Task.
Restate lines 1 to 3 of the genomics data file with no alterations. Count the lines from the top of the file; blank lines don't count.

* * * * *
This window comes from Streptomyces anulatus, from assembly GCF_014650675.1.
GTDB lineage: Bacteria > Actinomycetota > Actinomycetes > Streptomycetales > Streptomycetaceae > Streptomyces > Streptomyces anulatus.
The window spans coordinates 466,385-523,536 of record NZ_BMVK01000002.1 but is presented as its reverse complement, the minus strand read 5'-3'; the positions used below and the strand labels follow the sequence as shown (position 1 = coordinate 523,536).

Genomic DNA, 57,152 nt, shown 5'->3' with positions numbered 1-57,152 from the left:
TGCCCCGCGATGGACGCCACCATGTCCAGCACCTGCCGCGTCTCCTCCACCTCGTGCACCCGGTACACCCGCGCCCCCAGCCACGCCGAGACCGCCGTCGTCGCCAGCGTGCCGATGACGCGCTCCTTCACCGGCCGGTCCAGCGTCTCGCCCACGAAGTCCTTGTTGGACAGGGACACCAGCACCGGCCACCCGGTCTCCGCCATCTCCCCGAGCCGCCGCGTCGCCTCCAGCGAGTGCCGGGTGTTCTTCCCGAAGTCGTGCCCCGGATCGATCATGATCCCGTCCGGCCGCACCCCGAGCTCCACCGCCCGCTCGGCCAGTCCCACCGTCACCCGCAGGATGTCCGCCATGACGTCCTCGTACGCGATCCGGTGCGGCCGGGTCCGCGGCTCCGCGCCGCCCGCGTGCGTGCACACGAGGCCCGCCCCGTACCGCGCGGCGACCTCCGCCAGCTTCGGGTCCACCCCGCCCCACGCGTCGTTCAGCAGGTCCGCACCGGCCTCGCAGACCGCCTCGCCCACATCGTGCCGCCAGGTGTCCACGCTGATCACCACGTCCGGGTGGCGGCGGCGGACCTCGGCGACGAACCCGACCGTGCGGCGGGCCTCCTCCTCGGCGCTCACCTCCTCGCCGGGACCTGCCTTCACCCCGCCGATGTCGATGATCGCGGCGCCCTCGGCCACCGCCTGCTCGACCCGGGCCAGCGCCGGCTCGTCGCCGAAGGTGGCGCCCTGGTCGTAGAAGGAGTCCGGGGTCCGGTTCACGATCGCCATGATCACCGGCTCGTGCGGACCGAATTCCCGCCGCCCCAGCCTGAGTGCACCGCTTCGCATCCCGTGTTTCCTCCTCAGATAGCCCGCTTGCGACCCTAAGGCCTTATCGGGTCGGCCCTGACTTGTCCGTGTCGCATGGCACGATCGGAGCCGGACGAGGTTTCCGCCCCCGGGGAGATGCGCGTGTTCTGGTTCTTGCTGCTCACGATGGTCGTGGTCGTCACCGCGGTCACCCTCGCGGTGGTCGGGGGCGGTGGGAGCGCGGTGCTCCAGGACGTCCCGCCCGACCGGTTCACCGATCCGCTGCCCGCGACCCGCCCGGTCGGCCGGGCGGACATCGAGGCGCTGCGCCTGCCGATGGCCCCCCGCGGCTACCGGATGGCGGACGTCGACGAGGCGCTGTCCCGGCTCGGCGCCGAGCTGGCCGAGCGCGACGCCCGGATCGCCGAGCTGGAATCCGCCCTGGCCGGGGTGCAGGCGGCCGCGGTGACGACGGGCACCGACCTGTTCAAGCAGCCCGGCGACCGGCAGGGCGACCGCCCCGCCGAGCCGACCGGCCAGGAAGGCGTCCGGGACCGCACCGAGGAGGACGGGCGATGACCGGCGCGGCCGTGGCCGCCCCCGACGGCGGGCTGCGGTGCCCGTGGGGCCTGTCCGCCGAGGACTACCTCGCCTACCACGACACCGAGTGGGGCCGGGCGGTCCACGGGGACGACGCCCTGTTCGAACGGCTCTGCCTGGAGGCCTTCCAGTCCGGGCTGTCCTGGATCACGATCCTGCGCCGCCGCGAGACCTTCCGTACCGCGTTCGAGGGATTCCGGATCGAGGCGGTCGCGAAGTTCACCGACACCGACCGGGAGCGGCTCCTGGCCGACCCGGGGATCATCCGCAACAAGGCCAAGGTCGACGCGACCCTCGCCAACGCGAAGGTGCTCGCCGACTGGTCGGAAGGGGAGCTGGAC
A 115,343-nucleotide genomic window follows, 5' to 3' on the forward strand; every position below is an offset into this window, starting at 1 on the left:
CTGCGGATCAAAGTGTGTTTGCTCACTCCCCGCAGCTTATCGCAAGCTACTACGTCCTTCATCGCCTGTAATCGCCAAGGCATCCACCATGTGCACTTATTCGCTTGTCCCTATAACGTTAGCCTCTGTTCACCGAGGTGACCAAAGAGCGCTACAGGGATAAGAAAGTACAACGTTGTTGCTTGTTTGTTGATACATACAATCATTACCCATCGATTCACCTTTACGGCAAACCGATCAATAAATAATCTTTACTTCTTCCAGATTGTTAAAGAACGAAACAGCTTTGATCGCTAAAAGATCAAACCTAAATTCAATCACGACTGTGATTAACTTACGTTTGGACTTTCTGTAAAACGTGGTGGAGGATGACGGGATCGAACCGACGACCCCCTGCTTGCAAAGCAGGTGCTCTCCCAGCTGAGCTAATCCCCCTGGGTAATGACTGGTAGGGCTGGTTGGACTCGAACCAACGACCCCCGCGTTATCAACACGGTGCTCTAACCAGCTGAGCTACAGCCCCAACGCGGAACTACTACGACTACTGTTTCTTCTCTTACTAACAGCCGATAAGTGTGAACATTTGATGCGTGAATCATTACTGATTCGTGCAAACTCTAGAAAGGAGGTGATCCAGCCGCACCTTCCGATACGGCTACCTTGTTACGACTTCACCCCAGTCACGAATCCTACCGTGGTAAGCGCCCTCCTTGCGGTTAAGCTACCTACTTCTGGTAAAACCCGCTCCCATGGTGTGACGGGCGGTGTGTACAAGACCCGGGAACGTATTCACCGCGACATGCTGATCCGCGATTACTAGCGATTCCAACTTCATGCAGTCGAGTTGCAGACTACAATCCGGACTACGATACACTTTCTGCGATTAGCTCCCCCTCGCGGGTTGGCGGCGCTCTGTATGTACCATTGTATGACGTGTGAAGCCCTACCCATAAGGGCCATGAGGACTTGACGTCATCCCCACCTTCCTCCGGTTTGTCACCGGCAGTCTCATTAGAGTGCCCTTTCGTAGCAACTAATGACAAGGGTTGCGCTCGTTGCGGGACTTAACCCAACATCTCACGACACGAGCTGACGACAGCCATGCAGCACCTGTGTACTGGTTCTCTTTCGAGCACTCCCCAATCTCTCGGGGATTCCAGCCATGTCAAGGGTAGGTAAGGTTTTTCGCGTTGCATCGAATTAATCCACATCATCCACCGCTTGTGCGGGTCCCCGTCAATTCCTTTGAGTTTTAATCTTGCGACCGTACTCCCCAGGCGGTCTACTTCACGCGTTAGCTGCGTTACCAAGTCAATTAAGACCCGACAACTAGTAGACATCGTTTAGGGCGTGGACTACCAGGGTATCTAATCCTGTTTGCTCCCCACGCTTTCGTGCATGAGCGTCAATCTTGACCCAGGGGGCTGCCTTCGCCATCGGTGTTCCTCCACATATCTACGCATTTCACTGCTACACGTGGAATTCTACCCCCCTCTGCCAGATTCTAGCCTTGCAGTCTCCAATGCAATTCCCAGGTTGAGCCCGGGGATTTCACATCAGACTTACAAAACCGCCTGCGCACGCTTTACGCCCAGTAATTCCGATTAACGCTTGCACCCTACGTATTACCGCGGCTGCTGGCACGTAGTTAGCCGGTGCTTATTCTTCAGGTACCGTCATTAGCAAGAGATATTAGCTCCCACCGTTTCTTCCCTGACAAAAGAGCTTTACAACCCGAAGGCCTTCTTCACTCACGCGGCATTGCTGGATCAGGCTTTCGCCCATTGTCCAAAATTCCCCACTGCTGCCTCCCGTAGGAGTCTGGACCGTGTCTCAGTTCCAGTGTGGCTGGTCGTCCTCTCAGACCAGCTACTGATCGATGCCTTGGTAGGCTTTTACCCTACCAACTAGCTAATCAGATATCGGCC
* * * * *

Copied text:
This window comes from Streptomyces anulatus, from assembly GCF_014650675.1.
GTDB lineage: Bacteria > Actinomycetota > Actinomycetes > Streptomycetales > Streptomycetaceae > Streptomyces > Streptomyces anulatus.
The window spans coordinates 466,385-523,536 of record NZ_BMVK01000002.1 but is presented as its reverse complement, the minus strand read 5'-3'; the positions used below and the strand labels follow the sequence as shown (position 1 = coordinate 523,536).